Monday, January 19, 2009
As a kind of subset of the general question, “why do I write this blog?” is the secondary question, “why do I write these long posts about humiliating episodes from early in my career?”
Well, like all terminal procrastinators I have a paralysing fear, not so much of failure itself, as the contemplation of failure from some point in the future when it is all too late.
These posts then, serve to remind me that I needn’t have worried.
Not that I wasn’t destined to fail, merely that, the contemplation of my failure from some future point (i.e. now) is only bleakly amusing, not adding all that much to my already apocalyptic sense of self-pity.
Sometimes I picture my younger self, cruising the streets of London, skinny, amoral and full of cunning. I was working for a night club, I slept all day, gradually I lost touch with my friends, and my complexion turned a fetching blue/green. My sister said I looked like Zammo – it was a proud moment. With my near-fluent English I quickly rose to the level of assistant manager. That meant I had to make sure we had enough ashtrays and that there was toilet roll in the ladies toilets. I was assiduous in all my duties, as I’m sure you’ll believe.
I also wrote press for the club and I quickly worked out that all DJs needed a “biog”, a CV in long copy, and that, with very few exceptions, they weren’t capable of writing such a thing themselves. In fact, there seemed to be some kind of inverse proportion at work, between probability of becoming a professional DJ and one’s ability to recount one’s own career using words. I also discovered that if you wrote one of these puff pieces and then offered it to a DJ, he would pay virtually any amount of money to get his preening little hands on it.
I started getting a few clients (two clients), and took to hustling for business in the record shops of Soho. No one else was doing it – which I interpreted as a sign that I had “cornered the market”. I got a mate to do me some cards – I’d wanted to have a business card from the age of 8.
(This is the one surviving card that I have – in mitigation please remember that Paul Smith’s first company was called “Vêtements pour hommes”. The words on the pen/stylus hybrid are dentate, plangent, plexor, allipsis and synodinal – for years afterwards they served as bookmarks, from the absurdly obscurantist vocabulary I reckon up until at least 2004 when David Foster Wallace released Oblivion. Five years on I score 2/5 on those words)
On one of these trips I met an aging house DJ called Tiny. He told me about the National DJs Union. The NDJU was a start-up, begun by this bloke Tiny and his friend Dane. Tiny drove a tiny black VW Polo, but was huge. Dane had been a successful child actor, and as an unsuccessful adult carried about him a whiny air of aggrieved entitlement. They were borrowing a minute office space off a mate who ran a web design company in the Truman Brewery (web design company? That feels like period vocabulary). There were usually several people borrowing the same space, including a man who supplied weapons for films. This basically meant there was an insane man in the office, with a large cache of weapons. It was something of a world centre of weirdness of all kinds.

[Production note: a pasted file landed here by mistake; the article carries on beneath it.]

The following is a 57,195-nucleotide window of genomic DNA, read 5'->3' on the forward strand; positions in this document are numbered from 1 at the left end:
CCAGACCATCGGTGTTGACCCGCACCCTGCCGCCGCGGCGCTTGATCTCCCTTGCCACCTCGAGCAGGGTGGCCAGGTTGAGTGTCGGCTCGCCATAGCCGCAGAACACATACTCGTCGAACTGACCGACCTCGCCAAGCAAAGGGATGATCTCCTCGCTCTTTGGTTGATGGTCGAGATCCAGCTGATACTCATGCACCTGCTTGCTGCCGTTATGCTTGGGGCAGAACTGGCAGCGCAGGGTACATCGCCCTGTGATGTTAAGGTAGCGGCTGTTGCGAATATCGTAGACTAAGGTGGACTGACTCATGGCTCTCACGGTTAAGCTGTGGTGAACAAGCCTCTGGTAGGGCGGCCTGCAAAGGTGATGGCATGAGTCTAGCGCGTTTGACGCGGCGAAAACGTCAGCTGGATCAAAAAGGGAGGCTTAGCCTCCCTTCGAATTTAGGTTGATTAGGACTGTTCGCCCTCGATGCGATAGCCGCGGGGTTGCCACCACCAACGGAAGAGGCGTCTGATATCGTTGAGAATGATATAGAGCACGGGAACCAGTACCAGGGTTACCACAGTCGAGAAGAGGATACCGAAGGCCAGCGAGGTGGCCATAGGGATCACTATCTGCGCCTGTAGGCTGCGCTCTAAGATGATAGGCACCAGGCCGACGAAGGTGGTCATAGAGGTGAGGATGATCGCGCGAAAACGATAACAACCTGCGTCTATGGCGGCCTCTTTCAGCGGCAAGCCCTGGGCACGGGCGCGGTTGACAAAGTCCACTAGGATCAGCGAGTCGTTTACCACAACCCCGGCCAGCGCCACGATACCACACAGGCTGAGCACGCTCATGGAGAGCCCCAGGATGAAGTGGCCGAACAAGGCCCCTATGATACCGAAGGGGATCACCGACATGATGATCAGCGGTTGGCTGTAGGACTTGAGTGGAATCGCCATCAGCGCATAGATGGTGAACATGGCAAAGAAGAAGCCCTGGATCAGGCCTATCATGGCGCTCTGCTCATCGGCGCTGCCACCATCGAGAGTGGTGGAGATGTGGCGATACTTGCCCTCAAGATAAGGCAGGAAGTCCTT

They had this idea that people would sign up to join the DJ Union via its website, and that every DJ would be given his own page, which he could then use to promote himself and his music in whatever way he felt best suited him. I thought this was stupid idea. That the resulting cornucopia of styles and layouts would make the whole thing so ugly and confusing that no one would ever go there.
They had this other idea, which I thought was just as stupid, of a kind of streaming video channel, where people could just post whatever they wanted – a kind of online talent show they said. Who would watch a load of amateurs doing a lot of unscheduled beatboxing and low-production-value party-tricks? I thought.
I did several hundred pounds worth of work for Dane and Tiny, I hung around for days, writing their business plan, buying the coffee, before I realised that Dane was a pathological liar, a fantasist and serial bankrupt and that Tiny had some really spectacular anger management issues. Predictably the two of them fell out, threatened to have one another killed, squabbled over the single share in the company, the domain name of which had been deliberately and unhelpfully bought by the web designer, also unhelpfully called Dane. I was just one victim of the company's ineluctable collapse.
Dane (see) was able to offer me expert advice on the procedure for filing a small claims case against him as well as its evident futility.
I kept travelling back and forth between W12 and Brick Lane, until eventually the girl who answered the phones took me aside and explained that she was only employed on a Prince of Wales Trust subsidy, and that her job was to stall creditors.
Obviously I couldn’t get a penny out of Dane or Tiny, but it gives me some satisfaction to think that they had actually invented both MySpace and YouTube in 2002 but were too busy bickering about selling insurance to DJs to recognise the two multimillion pound ideas floating around amongst all the shit ideas they had.
Maybe one way of viewing these posts would be as the opposite of Scamp’s helpful Tuesday tips. Not as a series of tips, but a single tip, the meaning of which becomes more and more luminously evident, the more of them you read. Less helpful hints, more disheartening warnings.